(CNSNews.com) – President Trump caused a brief kerfuffle Tuesday when he said in response to a reporter’s question in London that the U.S. does not support protesting Iranians.
He soon corrected himself, saying he had assumed the question related to financial support for the protestors. Trump then added that, although the U.S. does not support the protestors financially and has not been asked to do so, “if somebody asked, maybe we would.”
During a joint press appearance with French President Emmanuel Macron at the residence of the American ambassador, Trump was asked, “Does the United States support these protestors in Iran?”
“I don’t want to comment on that,” the president replied. “But the answer is ‘no.’”
The comment sparked a wave of consternation and criticism on social media.
Despite the fact that the Trump administration has been the most outspoken government anywhere in support of Iranians protesting against the clerical regime, critics slammed the president, with some accusing him of offering “de facto support” for the regime.
Some wondered whether he had perhaps been swayed by Macron, who is spearheading E.U. efforts to keep the Iran nuclear deal afloat after Trump’s withdrawal last year.
About half an hour later, this time seated alongside Canadian Prime Minister Justin Trudeau, Trump began his comments by revisiting his earlier answer.
As he did so, a tweet was posted on his official Twitter feed, reading, “The United States of America supports the brave people of Iran who are protesting for their FREEDOM. We have under the Trump Administration, and always will!”
“A question was asked just a little while ago about supporting the people protesting in Iran and [who] are going through a very tough period,” Trump told the gathered media representatives. “And we do support them totally, and have supported them from the beginning.”
Trump said he thought the question referred to supporting the protestors “financially.”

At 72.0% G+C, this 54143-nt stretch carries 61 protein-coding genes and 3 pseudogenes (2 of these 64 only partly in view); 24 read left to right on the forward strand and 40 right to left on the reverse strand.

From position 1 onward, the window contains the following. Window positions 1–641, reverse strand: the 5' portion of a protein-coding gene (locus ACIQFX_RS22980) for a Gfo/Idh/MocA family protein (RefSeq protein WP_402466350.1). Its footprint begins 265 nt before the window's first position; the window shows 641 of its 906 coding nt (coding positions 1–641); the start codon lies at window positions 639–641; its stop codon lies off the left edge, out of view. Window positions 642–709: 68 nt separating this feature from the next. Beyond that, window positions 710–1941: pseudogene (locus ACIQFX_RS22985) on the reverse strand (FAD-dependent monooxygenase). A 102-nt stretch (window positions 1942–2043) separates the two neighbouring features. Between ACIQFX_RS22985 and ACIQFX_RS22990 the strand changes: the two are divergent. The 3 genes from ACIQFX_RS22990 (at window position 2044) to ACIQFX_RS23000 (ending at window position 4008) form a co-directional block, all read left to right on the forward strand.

“And we haven’t supported them – I don’t know that we’ve ever been actually asked to support them – financially. And I, you know, if somebody asked, maybe we would.”
“But we support them very, very seriously,” he said. “The people that are protesting in Iran, they’re looking for their freedom, and we are fully in support of them.”
‘We condemn the lethal force’
The administration’s support for the protestors has been evident from the outset of the wave of unrest that began shortly after President Hassan Rouhani on November 15 announced a steep fuel price hike and rationing.
On November 17 the White House said the U.S. “supports the Iranian people in their peaceful protests against the regime that is supposed to lead them.”
“We condemn the lethal force and severe communications restrictions used against demonstrators,” it said in a statement.
As the protests continued, met by a regime crackdown and Internet blackout, Trump tweeted on November 22, “Iran has become so unstable that the regime has shut down their entire Internet System so that the Great Iranian people cannot talk about the tremendous violence taking place within the country ... They want ZERO transparency, thinking the world will not find out the death and tragedy that the Iranian Regime is causing!”
The death toll in the crackdown passed 750 on Tuesday, according to the exiled National Council of Resistance of Iran (NCRI), which has released the names of 255 people reportedly killed. Amnesty International put the number at at least 208, but said the actual toll was likely much higher.
Trump earlier Tuesday said the regime “is killing perhaps thousands and thousands of people, right now, as we speak,” adding that “they cut off the Internet so people can’t see what’s going on.”
Beyond rhetorical support, the administration’s response to the protests included an invitation by Secretary of State Mike Pompeo for Iranians to send in images and information about regime abuses – within five days 20,000 messages had poured in – as well as the imposition of sanctions against the minister responsible for Internet censorship.
Some observers say the protests, reported from more than 180 towns and cities in all 31 of the country’s provinces, are the most widespread since the 1979 revolution.
Previous episodes of anti-regime demonstrations included one in 2009, when Iranians angered by the disputed re-election of President Mahmoud Ahmadinejad took to the streets, and a series that broke out in December 2017 and continued in 2018.
During the 2009 events, President Obama attracted some criticism for his cautious response. The regime reaction included dozens of killings and mass arrests, but it was only ten days after the protests erupted that he condemned the crackdown explicitly for the first time.
Three months earlier, Obama had offered the regime a “new beginning” of engagement and improved cooperation.